67    I will therefore address the general question of whether an implied authorisation given by an employer will suffice to engage the payment obligation under cl 36.2(a)(ii) of the 2018 Agreement in order to determine the common questions, as well as the particular constructional question which I understand to be otherwise raised by Peninsula Health’s submissions that only an authorisation given consistently with the mode and process formally adopted by the particular employer will suffice to engage that payment obligation.

68    The word “authorised” is part of a composite phrase “authorised hours” found in a clause which provides an employee with an entitlement to be paid for overtime where the employee has worked “authorised hours in excess of rostered hours”. The relevant constructional question raised by common questions 6 and 7 is a question of law. It is whether the kind of authorisation contemplated by the clause includes authorisation which is impliedly, rather than expressly, given. Whether, on the application of the clause, authorisation was given in any particular case is a question of fact.

69    Read in its context, the word “authorised” in cl 36.2(a)(ii) is obviously an intended reference to a sanction given by the employer to the employee in respect of the employee working hours in excess of rostered hours. The subject of the sanction is the performance of work. In practical terms, the performance of work by an employee is sanctioned by his or her employer when the employer requests or requires the work to be done or, where the performance of the work is at the initiative of the employee, where the employer approves the performance of the work by the employee. Those means of an employer providing a sanction for the performance of work appear to me to be both comprehensive and obviously intended to fall within the notion of authorisation contemplated by cl 36.2(a)(ii).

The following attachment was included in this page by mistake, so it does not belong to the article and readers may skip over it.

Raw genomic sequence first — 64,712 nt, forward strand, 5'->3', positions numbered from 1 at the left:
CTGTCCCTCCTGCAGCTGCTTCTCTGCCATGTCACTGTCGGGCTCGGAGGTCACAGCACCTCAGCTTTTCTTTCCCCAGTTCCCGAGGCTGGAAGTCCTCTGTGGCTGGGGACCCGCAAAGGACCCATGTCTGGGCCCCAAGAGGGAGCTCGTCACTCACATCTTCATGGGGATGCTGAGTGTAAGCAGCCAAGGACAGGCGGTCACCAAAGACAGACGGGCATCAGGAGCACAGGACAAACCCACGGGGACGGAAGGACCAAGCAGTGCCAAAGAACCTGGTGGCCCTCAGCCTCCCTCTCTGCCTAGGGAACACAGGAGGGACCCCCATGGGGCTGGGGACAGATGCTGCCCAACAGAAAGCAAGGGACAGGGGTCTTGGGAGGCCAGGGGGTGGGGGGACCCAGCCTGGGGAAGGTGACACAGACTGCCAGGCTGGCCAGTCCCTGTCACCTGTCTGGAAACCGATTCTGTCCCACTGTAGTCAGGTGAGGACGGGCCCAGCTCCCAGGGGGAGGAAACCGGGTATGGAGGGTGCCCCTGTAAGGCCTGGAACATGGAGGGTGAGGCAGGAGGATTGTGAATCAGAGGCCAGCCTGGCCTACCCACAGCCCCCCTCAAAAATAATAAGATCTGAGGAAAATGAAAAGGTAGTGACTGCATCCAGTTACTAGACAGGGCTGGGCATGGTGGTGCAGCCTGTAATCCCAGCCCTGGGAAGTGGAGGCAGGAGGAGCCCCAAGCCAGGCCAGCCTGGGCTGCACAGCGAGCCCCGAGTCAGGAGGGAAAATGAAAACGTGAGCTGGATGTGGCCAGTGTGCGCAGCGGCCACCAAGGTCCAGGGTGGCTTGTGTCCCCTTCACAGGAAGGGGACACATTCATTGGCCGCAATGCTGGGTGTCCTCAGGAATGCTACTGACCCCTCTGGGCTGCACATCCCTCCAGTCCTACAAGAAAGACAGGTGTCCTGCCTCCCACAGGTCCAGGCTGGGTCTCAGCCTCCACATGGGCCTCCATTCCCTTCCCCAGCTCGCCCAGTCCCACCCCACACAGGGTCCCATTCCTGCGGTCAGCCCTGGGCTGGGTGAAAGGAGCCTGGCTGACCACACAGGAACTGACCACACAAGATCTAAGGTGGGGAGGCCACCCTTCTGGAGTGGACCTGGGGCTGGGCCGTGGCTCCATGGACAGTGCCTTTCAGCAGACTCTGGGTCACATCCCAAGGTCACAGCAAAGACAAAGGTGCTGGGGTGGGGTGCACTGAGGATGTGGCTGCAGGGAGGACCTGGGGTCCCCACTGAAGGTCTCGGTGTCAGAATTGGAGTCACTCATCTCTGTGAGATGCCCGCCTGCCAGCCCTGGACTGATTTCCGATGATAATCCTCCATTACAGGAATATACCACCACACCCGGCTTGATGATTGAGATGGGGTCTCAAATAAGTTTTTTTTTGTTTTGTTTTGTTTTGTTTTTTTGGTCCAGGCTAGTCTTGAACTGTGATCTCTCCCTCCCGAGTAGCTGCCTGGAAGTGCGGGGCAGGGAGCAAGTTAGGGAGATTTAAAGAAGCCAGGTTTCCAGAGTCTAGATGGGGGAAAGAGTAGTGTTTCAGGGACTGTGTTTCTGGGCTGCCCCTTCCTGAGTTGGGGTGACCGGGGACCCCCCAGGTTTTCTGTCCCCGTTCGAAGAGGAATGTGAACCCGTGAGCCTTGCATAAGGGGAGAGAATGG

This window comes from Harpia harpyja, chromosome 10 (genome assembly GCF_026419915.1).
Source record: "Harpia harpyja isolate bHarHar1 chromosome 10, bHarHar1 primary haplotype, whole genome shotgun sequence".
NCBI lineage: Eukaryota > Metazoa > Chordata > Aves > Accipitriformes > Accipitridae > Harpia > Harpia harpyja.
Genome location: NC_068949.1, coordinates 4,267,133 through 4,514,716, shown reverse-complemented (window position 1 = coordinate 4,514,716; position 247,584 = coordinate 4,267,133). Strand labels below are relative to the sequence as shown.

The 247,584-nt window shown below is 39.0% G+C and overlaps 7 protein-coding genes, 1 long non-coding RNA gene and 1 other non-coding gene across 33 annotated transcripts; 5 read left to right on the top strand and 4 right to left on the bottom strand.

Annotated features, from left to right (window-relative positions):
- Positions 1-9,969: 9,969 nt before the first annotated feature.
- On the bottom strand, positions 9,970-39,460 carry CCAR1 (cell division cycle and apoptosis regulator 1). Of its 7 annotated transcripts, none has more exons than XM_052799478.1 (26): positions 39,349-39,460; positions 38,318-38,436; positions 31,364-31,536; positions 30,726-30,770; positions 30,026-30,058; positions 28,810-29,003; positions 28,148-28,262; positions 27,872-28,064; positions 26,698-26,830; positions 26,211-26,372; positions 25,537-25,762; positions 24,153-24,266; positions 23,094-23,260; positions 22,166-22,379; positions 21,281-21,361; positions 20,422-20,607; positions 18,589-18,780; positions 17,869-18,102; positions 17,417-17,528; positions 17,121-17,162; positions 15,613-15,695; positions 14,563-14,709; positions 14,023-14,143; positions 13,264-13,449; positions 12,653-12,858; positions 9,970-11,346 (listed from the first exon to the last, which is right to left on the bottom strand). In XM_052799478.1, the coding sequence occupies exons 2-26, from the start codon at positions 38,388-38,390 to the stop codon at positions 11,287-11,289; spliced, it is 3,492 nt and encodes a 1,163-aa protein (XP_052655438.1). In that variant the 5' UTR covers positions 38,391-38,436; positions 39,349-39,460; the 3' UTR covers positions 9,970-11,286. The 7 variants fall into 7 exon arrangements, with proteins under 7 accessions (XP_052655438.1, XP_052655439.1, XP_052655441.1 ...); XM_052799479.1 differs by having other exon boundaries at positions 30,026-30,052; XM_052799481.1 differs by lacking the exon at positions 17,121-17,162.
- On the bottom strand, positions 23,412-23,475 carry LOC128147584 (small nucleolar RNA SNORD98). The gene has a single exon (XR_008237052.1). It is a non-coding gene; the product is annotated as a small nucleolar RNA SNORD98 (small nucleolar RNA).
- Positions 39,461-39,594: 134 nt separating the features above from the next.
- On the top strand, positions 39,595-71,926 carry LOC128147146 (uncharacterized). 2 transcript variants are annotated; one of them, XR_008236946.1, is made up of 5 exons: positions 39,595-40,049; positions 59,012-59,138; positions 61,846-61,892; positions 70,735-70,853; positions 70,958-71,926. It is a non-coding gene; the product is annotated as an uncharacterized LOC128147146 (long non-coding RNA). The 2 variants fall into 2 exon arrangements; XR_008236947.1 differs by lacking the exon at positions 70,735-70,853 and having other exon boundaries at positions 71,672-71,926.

70    I accept that the word “authorised” is more readily used to connote an approval rather than a request or a requirement. The use of that term is, however, common in relation to clauses of industrial instruments dealing with overtime. Its provenance may well be that, at or about their origin, provisions of that kind were commonly addressing circumstances in which employers tended to approve the working of overtime in choosing between employees in competition for additional work.